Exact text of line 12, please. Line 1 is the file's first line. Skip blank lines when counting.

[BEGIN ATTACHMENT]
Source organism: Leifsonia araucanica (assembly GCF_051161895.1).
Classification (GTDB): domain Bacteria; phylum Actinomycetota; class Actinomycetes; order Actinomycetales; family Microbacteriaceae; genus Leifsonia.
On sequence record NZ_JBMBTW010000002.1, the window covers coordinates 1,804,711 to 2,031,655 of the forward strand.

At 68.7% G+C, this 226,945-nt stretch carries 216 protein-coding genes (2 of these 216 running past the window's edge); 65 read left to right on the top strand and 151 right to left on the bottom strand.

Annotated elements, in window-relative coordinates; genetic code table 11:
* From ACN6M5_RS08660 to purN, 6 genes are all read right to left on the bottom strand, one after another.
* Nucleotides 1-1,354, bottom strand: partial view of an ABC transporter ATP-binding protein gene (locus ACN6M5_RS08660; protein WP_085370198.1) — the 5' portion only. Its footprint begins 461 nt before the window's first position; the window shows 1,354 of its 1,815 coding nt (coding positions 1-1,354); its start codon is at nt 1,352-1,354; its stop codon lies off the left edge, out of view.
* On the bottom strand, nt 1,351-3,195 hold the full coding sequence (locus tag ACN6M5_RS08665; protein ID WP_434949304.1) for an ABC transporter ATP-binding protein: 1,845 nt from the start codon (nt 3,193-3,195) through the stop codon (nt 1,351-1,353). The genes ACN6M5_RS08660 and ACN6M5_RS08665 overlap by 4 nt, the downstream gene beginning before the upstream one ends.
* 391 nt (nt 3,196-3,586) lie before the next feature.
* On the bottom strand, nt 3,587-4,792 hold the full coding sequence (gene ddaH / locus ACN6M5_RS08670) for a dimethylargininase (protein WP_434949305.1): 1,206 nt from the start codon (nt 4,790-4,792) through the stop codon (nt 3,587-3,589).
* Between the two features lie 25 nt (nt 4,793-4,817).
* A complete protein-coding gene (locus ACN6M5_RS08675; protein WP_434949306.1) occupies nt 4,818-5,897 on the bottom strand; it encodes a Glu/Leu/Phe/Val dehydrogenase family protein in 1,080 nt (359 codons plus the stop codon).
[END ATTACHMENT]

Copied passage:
* A complete protein-coding gene (locus ACN6M5_RS08675; protein WP_434949306.1) occupies nt 4,818-5,897 on the bottom strand; it encodes a Glu/Leu/Phe/Val dehydrogenase family protein in 1,080 nt (359 codons plus the stop codon).